It is not known what business, if any, was ever conducted by Ard International. A spokeswoman for Mr Desmond said he did not want to comment.
Swiss-based McManus, according to the files, is the main beneficiary of an entity called the Jasper Blue Family Settlement. Documents in the files record transactions involving tens of millions of euro between BVI company Izaca Corp, and Jasper Blue Ltd, of the Bahamas, which are in turn linked to the settlement. The files show that Izaca was at one stage owned by way of bearer shares, but ownership was later transferred to Jasper Blue Ltd in 2009. Izaca is described in the files as being based in Switzerland and being mainly involved in the holding of bonds.
Power of attorney
McManus is also mentioned in the files in relation to another company, Penton Consultants Inc, of Panama, which used nominee directors provided by MF. In August 2007 the directors gave McManus power of attorney in relation to the company. A bearer bond certificate for 100 $100 shares in Penton was issued in July 2007. It is not known what purpose the company was used for, if any. The leaked files include a letter dated January 2011 from HSBC that includes an indemnity for a lost or destroyed Penton share certificate. It says the bearer certificate issued in July 2007 has been lost or destroyed and asks that it be cancelled, and undertakes to deliver the share certificate to MF if it is ever recovered.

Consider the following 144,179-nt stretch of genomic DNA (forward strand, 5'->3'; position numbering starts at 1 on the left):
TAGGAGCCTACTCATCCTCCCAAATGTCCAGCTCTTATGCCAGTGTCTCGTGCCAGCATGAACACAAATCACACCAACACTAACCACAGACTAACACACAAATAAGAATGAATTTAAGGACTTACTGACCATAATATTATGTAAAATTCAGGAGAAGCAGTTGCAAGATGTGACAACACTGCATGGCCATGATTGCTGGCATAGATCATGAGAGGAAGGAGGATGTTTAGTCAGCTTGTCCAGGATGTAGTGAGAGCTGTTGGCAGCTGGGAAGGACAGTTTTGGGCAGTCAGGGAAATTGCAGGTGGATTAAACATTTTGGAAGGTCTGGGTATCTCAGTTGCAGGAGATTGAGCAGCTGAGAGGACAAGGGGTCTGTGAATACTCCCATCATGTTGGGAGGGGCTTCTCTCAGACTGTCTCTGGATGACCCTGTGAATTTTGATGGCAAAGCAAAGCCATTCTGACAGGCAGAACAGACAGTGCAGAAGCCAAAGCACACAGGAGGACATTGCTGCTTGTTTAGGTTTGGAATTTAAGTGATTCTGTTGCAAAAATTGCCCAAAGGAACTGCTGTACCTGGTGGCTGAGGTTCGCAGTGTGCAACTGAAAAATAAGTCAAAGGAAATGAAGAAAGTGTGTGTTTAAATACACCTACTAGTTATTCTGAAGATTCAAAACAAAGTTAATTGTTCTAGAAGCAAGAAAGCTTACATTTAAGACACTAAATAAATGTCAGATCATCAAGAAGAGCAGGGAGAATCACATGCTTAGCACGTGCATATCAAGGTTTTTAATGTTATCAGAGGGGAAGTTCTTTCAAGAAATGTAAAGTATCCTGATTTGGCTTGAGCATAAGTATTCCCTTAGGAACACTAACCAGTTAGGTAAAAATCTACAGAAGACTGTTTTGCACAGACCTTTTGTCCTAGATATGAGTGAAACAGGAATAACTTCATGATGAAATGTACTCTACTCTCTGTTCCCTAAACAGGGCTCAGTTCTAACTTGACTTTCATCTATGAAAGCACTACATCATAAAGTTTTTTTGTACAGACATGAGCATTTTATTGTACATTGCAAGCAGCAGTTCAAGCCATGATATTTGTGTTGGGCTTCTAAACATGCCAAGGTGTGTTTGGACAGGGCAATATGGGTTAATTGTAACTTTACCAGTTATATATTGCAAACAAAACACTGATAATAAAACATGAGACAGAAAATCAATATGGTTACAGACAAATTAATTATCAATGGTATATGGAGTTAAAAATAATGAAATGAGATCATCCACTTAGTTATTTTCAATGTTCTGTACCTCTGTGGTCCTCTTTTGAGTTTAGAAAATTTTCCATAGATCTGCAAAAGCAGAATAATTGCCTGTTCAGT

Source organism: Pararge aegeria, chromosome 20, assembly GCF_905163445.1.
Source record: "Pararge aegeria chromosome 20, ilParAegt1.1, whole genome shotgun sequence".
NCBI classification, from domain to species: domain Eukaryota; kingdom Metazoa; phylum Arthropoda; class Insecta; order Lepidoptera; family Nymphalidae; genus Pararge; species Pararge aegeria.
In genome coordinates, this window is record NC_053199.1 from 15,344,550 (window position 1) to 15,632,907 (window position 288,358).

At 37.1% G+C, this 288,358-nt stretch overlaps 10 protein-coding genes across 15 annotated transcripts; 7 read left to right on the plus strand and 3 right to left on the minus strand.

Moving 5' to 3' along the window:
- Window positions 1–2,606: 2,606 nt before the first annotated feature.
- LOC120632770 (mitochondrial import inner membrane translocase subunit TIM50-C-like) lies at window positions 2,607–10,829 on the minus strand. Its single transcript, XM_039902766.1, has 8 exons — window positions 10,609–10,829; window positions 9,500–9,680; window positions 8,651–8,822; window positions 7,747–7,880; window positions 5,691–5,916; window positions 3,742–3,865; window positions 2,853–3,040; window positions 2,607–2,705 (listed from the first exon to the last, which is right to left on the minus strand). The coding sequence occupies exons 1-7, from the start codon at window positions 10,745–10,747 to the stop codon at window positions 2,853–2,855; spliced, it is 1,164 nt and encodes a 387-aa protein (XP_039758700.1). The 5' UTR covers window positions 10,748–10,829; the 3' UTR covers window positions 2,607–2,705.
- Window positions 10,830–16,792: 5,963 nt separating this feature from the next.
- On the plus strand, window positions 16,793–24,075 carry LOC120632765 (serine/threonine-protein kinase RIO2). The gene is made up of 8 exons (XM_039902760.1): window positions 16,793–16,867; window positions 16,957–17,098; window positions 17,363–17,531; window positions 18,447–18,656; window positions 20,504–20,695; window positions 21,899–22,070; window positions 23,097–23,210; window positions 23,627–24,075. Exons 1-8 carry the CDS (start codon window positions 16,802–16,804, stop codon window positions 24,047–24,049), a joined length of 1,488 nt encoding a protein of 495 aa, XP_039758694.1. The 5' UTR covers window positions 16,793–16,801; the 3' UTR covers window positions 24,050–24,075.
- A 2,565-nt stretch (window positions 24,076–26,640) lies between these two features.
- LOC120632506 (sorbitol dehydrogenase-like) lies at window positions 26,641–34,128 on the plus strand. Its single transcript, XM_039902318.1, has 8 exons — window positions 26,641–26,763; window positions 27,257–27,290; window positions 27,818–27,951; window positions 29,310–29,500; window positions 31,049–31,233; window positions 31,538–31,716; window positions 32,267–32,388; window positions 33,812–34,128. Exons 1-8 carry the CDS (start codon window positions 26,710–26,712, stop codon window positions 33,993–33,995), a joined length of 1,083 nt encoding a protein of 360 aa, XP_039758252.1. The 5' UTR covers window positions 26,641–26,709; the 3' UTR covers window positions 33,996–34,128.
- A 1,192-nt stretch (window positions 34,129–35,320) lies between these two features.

McManus is mentioned in relation to major art purchases. In May 2013 a Panmanian company called Blueline Group SA wrote to the art dealers Sotheby’s, in London, to confirm that the beneficial owner of Blueline was McManus, with an address in Switzerland.
A year later two similar letters were sent to art dealers Connery Pissaro Seydoux, of Geneva, in relation to payments of $12.15 million and $600,000. The Geneva firm was established in 2012 when two top dealers from Sotheby’s and Christies left to set up their own firm, which is considered to be a “superprivate superdealer” in the art world.
The letters were sent for know-your-client compliance reasons, and HSBC bank in Switzerland was involved in handling the matter for Blueline. The leaked files indicate a bearer certificate for 100 $100 shares in Blueline was issued in 2005. They also show that late last year the company was being moved from Mossack to a new registered agent in Panama.
A spokeswoman for McManus did not respond to a request for a comment.
Also in the files is the former chairman of the Derry GAA, Seamus McCloy. His Belfast-based Carn Properties group was placed in receivership in 2011. The property company was mainly involved in Northern Ireland but had business in the Republic also. It was placed in receivership by Bank of Ireland, at the direction of the National Asset Management Agency. In the period prior to its collapse the value of its assets collapsed to £2.5 million from £19 million.